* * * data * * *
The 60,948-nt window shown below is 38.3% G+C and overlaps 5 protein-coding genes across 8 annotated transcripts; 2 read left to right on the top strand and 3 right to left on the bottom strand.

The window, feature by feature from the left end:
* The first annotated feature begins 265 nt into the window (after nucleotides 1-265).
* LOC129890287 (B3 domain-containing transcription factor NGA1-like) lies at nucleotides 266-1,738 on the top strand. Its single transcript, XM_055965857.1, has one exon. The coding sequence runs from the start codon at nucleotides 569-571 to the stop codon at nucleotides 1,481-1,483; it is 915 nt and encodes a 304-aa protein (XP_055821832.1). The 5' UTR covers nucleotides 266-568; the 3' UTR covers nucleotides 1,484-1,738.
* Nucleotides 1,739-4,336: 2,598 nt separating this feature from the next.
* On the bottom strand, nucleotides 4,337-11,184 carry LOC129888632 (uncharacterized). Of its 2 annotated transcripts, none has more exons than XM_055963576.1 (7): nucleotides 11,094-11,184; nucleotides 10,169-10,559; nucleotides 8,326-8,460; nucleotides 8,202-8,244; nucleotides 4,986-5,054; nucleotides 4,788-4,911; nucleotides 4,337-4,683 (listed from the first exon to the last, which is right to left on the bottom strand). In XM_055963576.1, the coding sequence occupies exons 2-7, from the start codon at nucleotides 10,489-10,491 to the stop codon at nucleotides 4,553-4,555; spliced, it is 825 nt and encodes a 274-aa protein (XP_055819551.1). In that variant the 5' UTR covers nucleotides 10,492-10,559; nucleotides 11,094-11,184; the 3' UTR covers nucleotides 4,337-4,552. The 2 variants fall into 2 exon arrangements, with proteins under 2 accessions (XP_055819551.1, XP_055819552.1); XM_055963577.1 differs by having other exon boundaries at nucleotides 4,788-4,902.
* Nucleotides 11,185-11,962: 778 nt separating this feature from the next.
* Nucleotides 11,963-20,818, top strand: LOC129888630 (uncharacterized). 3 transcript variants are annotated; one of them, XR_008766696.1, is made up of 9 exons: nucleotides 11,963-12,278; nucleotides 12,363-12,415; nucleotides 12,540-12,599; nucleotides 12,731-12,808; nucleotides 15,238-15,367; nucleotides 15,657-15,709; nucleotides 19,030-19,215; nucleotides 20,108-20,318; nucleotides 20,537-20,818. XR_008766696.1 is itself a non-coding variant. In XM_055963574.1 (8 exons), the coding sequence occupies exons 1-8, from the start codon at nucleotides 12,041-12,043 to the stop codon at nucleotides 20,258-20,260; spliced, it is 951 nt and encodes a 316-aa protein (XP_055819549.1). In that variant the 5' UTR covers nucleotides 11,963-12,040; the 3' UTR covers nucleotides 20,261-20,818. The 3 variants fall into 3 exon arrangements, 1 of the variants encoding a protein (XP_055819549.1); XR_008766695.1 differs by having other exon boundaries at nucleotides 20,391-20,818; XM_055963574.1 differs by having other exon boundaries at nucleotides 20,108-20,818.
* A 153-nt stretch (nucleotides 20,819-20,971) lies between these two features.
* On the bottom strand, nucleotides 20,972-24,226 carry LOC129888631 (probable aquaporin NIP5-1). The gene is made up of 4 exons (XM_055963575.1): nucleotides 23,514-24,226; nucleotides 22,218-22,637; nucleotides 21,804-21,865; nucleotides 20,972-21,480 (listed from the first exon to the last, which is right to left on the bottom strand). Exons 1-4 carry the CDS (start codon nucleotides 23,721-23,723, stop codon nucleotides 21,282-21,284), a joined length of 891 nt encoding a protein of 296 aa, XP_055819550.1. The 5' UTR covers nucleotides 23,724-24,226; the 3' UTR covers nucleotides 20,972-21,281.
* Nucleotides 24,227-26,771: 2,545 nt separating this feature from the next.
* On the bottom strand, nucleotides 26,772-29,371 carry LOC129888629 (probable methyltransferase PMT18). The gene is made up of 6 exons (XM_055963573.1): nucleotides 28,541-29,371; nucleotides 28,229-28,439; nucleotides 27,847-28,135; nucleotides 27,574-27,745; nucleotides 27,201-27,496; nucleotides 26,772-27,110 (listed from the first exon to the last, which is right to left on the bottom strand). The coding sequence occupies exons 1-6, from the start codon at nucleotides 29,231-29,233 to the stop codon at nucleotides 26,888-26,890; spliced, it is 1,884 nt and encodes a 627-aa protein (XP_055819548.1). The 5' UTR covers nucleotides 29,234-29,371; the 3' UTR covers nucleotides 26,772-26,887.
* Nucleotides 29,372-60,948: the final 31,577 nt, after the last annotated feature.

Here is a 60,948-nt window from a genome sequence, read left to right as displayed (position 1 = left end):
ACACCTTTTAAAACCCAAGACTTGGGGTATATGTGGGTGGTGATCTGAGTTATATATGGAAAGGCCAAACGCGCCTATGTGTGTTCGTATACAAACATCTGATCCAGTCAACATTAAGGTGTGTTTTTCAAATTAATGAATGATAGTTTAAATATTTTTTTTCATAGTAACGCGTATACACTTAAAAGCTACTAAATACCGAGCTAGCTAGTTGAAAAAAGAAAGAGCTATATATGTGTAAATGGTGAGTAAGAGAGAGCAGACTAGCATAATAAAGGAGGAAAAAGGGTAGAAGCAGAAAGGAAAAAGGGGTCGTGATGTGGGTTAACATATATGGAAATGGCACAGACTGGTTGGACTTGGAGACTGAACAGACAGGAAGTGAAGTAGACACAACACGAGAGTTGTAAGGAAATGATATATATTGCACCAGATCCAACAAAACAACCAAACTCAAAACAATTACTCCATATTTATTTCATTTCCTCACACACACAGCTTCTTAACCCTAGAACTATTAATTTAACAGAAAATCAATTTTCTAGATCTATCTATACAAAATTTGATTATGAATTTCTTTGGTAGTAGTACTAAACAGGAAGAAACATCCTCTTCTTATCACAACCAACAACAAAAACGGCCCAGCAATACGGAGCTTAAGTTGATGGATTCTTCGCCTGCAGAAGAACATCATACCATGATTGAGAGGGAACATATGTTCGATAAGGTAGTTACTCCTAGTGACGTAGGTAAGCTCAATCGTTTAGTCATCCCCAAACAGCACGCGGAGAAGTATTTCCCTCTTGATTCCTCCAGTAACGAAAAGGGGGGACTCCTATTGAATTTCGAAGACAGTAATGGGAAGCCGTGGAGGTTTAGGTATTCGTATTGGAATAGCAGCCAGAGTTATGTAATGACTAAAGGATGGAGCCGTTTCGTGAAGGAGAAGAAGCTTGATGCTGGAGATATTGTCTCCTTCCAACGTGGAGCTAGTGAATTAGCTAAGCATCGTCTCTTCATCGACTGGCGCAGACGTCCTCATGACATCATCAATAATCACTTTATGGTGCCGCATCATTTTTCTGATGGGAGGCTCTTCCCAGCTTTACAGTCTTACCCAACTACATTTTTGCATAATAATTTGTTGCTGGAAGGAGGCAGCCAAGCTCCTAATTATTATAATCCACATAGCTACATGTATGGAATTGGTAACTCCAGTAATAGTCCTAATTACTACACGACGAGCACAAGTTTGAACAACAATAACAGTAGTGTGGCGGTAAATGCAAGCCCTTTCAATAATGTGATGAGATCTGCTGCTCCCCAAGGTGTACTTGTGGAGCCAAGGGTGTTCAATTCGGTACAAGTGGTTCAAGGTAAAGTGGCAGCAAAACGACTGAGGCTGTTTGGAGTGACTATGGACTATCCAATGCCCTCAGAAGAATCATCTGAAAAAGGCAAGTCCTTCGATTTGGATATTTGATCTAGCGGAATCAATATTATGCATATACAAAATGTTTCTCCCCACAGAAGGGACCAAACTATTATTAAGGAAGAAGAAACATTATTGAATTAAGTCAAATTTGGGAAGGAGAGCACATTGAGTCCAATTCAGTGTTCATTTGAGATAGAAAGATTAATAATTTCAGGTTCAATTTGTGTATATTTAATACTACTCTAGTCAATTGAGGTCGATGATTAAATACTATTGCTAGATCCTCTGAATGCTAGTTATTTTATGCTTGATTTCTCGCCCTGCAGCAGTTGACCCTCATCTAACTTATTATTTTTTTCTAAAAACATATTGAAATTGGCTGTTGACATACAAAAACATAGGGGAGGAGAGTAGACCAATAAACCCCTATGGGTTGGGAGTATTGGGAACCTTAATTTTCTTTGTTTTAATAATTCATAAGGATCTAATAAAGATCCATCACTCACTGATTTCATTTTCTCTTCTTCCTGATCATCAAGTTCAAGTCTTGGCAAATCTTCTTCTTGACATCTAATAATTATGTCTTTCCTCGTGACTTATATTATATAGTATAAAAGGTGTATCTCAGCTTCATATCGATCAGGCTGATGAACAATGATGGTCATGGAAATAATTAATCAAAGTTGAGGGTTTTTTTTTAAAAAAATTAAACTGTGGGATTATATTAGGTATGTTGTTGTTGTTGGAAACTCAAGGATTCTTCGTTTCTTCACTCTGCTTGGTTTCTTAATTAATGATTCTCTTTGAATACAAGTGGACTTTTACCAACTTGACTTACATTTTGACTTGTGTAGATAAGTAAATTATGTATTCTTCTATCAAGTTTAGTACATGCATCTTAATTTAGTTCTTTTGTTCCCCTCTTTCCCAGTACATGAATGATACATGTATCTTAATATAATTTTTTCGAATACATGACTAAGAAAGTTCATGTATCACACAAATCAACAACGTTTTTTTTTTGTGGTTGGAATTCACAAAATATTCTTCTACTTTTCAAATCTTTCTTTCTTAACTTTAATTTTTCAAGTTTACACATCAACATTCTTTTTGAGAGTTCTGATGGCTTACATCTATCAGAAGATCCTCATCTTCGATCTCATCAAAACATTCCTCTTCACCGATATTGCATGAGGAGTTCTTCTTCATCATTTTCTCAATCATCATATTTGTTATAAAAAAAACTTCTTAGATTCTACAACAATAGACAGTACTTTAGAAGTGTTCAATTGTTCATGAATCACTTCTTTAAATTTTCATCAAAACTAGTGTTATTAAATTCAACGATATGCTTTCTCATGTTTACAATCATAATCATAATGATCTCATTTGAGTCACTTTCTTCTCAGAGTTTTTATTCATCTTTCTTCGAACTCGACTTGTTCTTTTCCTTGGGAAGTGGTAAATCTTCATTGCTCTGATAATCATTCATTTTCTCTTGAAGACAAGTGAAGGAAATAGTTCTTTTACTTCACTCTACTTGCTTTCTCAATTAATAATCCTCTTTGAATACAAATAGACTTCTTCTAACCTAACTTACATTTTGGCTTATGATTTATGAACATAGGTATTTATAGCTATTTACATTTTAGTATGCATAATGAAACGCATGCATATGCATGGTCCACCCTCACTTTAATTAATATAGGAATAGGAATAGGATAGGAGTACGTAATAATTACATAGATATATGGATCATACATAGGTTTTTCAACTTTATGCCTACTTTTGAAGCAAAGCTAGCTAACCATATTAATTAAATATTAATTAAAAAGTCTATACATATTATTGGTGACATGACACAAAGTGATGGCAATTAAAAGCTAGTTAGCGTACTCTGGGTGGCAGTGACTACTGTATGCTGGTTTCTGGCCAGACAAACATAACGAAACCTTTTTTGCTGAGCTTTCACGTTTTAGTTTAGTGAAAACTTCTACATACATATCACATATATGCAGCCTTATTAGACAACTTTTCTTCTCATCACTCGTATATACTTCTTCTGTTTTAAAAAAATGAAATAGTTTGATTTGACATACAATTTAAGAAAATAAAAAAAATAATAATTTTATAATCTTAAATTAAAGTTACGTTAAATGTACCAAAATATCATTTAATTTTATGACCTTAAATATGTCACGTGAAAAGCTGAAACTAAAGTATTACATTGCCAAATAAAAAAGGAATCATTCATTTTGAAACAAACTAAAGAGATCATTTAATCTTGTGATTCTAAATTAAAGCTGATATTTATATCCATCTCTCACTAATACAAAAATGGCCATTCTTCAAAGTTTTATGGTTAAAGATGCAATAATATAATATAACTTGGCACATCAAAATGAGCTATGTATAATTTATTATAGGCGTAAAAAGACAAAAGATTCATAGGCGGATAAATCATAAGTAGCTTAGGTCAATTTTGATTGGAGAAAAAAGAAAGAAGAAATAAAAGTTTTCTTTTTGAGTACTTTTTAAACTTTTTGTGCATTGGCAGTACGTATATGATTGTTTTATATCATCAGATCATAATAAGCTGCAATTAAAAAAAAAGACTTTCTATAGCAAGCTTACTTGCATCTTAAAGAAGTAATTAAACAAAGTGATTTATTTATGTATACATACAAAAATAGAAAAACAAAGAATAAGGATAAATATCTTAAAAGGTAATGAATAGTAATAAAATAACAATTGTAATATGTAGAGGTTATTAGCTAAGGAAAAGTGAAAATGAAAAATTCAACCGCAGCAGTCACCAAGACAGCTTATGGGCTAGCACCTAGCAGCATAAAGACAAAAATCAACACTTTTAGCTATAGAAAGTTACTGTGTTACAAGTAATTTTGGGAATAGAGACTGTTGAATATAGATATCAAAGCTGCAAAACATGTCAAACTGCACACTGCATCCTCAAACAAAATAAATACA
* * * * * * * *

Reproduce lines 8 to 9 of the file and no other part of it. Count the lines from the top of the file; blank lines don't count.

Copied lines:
* Nucleotides 11,963-20,818, top strand: LOC129888630 (uncharacterized). 3 transcript variants are annotated; one of them, XR_008766696.1, is made up of 9 exons: nucleotides 11,963-12,278; nucleotides 12,363-12,415; nucleotides 12,540-12,599; nucleotides 12,731-12,808; nucleotides 15,238-15,367; nucleotides 15,657-15,709; nucleotides 19,030-19,215; nucleotides 20,108-20,318; nucleotides 20,537-20,818. XR_008766696.1 is itself a non-coding variant. In XM_055963574.1 (8 exons), the coding sequence occupies exons 1-8, from the start codon at nucleotides 12,041-12,043 to the stop codon at nucleotides 20,258-20,260; spliced, it is 951 nt and encodes a 316-aa protein (XP_055819549.1). In that variant the 5' UTR covers nucleotides 11,963-12,040; the 3' UTR covers nucleotides 20,261-20,818. The 3 variants fall into 3 exon arrangements, 1 of the variants encoding a protein (XP_055819549.1); XR_008766695.1 differs by having other exon boundaries at nucleotides 20,391-20,818; XM_055963574.1 differs by having other exon boundaries at nucleotides 20,108-20,818.
* A 153-nt stretch (nucleotides 20,819-20,971) lies between these two features.